This sort of vile hatred is unfortunately all too common, especially online, as anybody with even the slightest interest in video games or anime can tell you. Using anime women as a tool of objectification and as twisted evidence that there is something wrong with modern society (often used in the same breath to claim that Japan is a sort of pure, conservative safe-haven), it also brings to mind the pick-up artist industry, which itself functions in a similar way to the radicalization online and the development of cults, this time explicitly centered around misogynist “proof” of masculinity. It always seems to come back to exploiting the confused, the lonely, the desperate for profit and fame.

And if the anime girl is Takuji’s Nyarlathotep, then he has become the school’s, guiding its students to making his planned out stories real. Fiction eats fiction eats fiction; the layers of abuse and control just keep growing.

One only has to look at more recent events developed post-Wonderful Everyday (but of course, being readied even back then) to see a horrible reflection of what occurs in the game: the rise of the alt-right and Qanon. Pizzagate, the insane proto-Qanon conspiracy that Hillary Clinton was operating a child sex trafficking ring under a pizza shop that culminated in a man walking into the restaurant with a gun and firing three shots, is a nightmarish counterpart to the second chapter — a violent result of the internet, abuse, control, and paranoia built up over Nostradamus-esque predictions (which, like Nostradamus, were mostly wrong) carefully designed to insert themselves into every inch of a person’s life. Following Qanon means to see Qanon in everything. Once you see it, there is no rest.

Pizzagate didn’t end with the violence, though. Arson has since been attempted on the restaurant, threats have been made. Recently those who don’t belong to the far right have begun bringing it back up. And I imagine as Wonderful Everyday continues, we will see the same. Things like these never finish in an instant — they pulsate and fester.

Eventually Yuki unravels the schemes and plots and, at the end, reveals them as if a detective in a story. She exposes how everything had been carefully orchestrated by Takuji, and he does not deny it. It was all faked, a carefully constructed story. Except, as we discover in the final moments, that it wasn’t. Somewhere in all of the fiction, something real happened. A strange, shadowy figure much like Nyarlathotep, keeps appearing before Yuki, speaking in a digital mess. The sky turns the color of blood. And as the credits roll, the moon opens its eye.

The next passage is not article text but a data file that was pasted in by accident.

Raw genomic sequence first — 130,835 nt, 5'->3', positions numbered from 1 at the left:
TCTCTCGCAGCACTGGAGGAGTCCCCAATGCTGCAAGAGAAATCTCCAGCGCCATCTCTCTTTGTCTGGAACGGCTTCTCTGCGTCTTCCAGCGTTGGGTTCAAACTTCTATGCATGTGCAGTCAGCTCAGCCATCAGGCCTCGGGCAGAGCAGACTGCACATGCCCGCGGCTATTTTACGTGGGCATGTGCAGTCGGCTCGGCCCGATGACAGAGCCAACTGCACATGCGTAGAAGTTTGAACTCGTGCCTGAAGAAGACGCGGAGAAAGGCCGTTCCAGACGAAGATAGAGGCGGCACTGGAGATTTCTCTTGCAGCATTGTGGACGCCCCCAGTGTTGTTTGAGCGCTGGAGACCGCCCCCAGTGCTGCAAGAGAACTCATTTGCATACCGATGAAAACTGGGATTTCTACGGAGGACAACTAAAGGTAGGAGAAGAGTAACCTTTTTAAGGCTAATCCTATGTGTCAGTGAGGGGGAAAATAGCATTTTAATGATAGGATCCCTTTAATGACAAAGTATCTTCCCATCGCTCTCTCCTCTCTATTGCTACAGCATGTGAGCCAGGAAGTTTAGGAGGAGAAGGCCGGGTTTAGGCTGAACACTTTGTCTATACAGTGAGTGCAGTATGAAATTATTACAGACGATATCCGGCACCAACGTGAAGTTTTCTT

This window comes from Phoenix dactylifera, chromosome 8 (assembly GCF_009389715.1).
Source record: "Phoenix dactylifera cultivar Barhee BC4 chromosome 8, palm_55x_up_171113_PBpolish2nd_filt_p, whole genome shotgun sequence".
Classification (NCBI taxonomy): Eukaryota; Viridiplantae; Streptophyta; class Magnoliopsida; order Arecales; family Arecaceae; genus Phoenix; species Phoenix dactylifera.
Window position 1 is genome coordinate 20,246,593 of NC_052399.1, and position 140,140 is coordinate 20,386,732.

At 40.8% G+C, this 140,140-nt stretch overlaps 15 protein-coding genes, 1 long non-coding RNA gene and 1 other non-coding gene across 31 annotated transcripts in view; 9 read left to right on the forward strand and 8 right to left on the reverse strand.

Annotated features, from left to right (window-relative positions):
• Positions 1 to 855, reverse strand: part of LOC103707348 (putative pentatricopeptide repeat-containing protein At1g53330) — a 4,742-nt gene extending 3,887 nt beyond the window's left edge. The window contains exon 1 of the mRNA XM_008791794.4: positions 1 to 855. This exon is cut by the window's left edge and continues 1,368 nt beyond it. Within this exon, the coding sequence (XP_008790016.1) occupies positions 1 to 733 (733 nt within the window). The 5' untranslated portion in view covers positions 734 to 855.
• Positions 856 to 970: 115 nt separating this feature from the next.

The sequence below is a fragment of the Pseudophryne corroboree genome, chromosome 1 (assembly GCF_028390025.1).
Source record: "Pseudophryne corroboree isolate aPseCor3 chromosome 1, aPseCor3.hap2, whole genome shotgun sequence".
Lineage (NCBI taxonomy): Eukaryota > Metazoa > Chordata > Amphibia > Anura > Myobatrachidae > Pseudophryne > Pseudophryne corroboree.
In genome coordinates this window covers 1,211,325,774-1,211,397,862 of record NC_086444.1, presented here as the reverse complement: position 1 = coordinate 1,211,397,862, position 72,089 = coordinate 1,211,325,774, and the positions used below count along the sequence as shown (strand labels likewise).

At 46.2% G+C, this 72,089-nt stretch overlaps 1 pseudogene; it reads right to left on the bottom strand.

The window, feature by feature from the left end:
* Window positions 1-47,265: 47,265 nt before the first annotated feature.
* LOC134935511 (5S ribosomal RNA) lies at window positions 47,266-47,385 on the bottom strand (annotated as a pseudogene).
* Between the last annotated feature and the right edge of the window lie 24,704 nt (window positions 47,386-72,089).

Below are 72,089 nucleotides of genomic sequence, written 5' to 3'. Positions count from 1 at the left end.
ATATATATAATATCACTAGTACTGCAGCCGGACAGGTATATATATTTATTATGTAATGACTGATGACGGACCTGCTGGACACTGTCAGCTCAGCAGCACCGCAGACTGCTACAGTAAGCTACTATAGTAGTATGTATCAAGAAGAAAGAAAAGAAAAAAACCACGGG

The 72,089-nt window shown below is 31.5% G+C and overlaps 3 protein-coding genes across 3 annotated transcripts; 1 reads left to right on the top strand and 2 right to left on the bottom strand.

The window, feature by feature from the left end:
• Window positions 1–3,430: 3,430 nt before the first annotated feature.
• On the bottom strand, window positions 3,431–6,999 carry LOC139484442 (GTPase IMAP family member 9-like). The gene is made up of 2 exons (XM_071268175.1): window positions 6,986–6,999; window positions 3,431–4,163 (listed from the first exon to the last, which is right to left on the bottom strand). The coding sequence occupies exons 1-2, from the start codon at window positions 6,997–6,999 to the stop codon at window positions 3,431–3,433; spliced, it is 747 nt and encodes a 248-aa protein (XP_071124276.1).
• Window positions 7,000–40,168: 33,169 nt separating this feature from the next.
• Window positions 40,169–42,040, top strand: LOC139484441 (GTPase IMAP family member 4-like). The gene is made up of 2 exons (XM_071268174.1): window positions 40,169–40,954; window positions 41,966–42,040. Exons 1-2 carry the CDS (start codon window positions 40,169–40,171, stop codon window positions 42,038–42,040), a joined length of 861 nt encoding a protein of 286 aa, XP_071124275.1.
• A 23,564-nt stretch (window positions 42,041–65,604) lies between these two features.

I’ve already gotten used to my tinnitus. In just a few weeks, it has stopped bothering me. I hardly notice it most of the time. But it’s there, inserting itself into everything I do, everything I think. A high pitched whine. I’ve since become hyper-aware of the cries machinery and technology make, unsure for a moment if they are all in my head or not. I think a lot about how hard it must be to not be able to ignore it, mask it, drown it out, to have the screaming only ever get louder and louder as your hearing gets worse and worse until it is all that is left. It sounds like a nightmare. It can happen so easily.

And that’s another part down! Sorry my thoughts are messy and all over the place…and that I didn’t talk about the actual game much, but that’s the kind of mood Wonderful Everyday inspires. So much to think about! So much to research! And so much that feels very very relevant to today.

I’m definitely excited to see where things go from here. Hopefully I’ll see you all again real soon.

Take it easy and keep it breezy, compadres!



Baxter's Tsundoku

cool dude with ‘tude writing for fun Twitter: @cosmicspooks